Politics in the Supreme Court
In Venezuela, the analysis of judgments and legal opinions of the judicial system shows increasing weakness of its independence and constitutional autonomy from a powerful National Executive Branch. Since its rise to power in 1999, Chavez’s revolution expanded its control over the Supreme Court of Justice (TSJ). In the first term, 2000-2005, during which the National Assembly passed –by simple majority- the Organic Law of the Supreme Court, the controversial appointments began. Later, through an increase in membership and the appointment of government-supporting judges with a parliamentary majority: absolute majority in 2005-2010, and simple majority in 2010-2015.
The judgments of the Supreme Court, dominated by ruling party interests, have taken a toll on Venezuelan democracy, undermining the rights of all citizens. Therefore, a group of civil society organisations decided to launch this digital project called “Supreme Injustice,” in order to draw attention to the deviations of the judiciary and promote a debate to help improve justice in Venezuela.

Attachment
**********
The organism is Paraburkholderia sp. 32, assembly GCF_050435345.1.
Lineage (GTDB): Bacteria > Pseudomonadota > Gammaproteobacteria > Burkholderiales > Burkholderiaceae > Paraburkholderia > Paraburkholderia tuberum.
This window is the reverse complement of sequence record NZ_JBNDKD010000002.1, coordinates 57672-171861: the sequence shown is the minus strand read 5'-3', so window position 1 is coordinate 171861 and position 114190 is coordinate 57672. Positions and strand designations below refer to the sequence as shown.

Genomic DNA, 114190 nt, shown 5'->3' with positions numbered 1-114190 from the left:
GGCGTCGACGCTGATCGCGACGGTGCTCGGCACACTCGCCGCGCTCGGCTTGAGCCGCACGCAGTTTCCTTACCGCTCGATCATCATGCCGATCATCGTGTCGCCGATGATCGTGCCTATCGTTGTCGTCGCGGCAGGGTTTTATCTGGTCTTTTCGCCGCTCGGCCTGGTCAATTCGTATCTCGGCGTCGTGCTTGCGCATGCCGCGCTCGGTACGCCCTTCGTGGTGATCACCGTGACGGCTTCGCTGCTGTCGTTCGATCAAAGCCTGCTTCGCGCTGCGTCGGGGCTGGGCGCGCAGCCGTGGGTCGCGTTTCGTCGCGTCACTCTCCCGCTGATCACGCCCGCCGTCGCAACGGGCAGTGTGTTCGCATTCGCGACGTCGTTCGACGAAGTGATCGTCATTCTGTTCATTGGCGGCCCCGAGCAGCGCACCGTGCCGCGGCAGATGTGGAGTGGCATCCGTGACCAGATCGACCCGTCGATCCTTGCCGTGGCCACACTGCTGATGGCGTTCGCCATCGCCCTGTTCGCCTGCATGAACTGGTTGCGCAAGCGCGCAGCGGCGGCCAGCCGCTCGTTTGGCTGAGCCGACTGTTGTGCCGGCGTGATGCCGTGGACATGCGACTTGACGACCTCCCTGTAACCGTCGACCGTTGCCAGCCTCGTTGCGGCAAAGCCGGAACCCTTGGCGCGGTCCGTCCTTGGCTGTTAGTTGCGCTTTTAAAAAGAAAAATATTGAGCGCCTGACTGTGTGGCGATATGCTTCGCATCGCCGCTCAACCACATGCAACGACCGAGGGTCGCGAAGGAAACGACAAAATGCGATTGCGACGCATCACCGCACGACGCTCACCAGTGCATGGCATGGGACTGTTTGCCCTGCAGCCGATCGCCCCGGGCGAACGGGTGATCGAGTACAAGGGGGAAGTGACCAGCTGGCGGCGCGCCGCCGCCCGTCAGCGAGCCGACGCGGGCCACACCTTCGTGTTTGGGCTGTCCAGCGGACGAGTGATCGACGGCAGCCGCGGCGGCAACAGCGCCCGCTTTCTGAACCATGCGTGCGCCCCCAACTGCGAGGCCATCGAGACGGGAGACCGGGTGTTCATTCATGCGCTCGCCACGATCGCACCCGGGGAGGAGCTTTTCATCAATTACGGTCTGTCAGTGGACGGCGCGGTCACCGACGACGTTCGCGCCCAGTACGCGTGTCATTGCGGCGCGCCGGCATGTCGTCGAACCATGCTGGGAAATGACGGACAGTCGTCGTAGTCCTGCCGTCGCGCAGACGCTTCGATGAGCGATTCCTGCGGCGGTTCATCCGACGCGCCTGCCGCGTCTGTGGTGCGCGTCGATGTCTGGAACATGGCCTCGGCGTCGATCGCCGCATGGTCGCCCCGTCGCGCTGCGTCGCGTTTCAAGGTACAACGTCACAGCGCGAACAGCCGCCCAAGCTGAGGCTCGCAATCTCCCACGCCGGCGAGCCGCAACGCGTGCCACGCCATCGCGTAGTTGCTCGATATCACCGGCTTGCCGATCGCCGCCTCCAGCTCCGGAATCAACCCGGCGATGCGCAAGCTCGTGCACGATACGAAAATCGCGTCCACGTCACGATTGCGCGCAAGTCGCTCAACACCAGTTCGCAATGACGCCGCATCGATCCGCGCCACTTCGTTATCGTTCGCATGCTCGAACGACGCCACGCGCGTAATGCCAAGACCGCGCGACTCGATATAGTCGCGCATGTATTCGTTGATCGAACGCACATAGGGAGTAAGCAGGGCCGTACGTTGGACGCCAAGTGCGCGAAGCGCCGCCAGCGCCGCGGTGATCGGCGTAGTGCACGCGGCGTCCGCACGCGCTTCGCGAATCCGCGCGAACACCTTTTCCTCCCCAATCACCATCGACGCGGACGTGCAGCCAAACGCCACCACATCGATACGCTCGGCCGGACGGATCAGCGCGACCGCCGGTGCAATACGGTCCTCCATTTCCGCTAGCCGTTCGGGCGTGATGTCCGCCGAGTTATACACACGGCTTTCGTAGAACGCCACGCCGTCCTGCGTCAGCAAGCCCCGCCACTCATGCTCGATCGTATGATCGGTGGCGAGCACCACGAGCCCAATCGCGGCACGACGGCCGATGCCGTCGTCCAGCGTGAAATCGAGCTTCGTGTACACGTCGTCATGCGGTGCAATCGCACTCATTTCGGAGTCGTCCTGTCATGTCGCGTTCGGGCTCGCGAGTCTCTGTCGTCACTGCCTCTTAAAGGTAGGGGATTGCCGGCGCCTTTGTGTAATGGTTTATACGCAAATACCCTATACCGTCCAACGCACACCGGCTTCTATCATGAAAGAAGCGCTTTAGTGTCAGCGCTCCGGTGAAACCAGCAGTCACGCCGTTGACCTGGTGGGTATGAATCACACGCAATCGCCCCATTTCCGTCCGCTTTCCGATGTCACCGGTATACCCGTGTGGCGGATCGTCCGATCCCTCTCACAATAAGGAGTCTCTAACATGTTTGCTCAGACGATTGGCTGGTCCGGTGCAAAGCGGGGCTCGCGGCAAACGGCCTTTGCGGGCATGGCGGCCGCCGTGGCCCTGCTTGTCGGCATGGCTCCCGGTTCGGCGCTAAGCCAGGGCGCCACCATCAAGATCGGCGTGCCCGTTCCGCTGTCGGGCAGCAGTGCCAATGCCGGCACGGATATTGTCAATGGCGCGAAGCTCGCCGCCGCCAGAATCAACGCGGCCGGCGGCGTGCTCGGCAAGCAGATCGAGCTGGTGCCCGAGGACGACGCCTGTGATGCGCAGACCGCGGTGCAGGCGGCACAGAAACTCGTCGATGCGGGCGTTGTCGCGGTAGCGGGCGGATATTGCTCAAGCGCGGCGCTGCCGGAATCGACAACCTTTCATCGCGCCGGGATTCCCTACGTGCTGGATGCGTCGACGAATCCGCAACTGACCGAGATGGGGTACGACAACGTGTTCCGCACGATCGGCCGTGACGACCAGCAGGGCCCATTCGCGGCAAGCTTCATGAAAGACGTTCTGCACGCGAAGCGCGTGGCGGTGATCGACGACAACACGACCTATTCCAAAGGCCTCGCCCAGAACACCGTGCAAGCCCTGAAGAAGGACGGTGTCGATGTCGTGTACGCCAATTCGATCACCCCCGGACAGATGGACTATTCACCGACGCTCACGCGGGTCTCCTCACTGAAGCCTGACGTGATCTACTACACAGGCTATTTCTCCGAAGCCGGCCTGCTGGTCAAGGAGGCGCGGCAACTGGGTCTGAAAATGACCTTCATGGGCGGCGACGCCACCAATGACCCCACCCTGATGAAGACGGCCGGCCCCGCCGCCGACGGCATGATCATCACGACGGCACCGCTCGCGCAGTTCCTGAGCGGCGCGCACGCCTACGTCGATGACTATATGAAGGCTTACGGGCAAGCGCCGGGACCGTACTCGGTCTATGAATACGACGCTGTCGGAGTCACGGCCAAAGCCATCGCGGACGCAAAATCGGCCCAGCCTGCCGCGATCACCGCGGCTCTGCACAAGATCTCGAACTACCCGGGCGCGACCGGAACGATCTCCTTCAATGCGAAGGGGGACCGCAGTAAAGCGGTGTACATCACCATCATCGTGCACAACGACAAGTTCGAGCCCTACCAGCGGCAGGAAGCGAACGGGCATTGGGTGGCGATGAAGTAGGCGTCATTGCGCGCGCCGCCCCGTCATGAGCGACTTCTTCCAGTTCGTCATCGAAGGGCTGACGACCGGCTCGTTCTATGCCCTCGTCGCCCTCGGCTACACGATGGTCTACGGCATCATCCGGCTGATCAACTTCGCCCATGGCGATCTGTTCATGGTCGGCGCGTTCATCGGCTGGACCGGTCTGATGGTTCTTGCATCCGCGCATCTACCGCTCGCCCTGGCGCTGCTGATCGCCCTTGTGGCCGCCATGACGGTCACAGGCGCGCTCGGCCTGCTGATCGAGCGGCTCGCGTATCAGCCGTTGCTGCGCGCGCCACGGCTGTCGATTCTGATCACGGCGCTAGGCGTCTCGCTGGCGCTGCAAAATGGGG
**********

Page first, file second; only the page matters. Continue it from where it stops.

Suprema Injusticia highlights the arguments and decisions of a growing number of judgments of the highest instance in Venezuelan justice, which violate – in various forms –fundamental rights, conventions signed and ratified by Venezuela, and the Constitution. We show here the presenting judges responsible for each of these decisions, including a public profile with information on each of these public servants and a link to the full sentences.